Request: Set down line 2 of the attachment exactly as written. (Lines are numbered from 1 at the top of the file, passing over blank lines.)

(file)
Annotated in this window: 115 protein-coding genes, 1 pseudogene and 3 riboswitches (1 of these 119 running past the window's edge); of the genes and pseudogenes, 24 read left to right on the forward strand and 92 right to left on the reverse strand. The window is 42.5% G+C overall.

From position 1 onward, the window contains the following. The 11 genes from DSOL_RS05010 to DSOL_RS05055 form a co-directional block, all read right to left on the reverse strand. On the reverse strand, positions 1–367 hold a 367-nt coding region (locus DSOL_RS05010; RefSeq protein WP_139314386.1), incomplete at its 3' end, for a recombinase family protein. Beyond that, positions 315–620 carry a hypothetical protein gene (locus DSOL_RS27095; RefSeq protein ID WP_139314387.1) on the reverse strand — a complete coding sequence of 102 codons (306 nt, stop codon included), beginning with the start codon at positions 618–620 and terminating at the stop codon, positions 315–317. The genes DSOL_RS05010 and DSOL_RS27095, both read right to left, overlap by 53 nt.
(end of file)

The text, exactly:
From position 1 onward, the window contains the following. The 11 genes from DSOL_RS05010 to DSOL_RS05055 form a co-directional block, all read right to left on the reverse strand. On the reverse strand, positions 1–367 hold a 367-nt coding region (locus DSOL_RS05010; RefSeq protein WP_139314386.1), incomplete at its 3' end, for a recombinase family protein. Beyond that, positions 315–620 carry a hypothetical protein gene (locus DSOL_RS27095; RefSeq protein ID WP_139314387.1) on the reverse strand — a complete coding sequence of 102 codons (306 nt, stop codon included), beginning with the start codon at positions 618–620 and terminating at the stop codon, positions 315–317. The genes DSOL_RS05010 and DSOL_RS27095, both read right to left, overlap by 53 nt.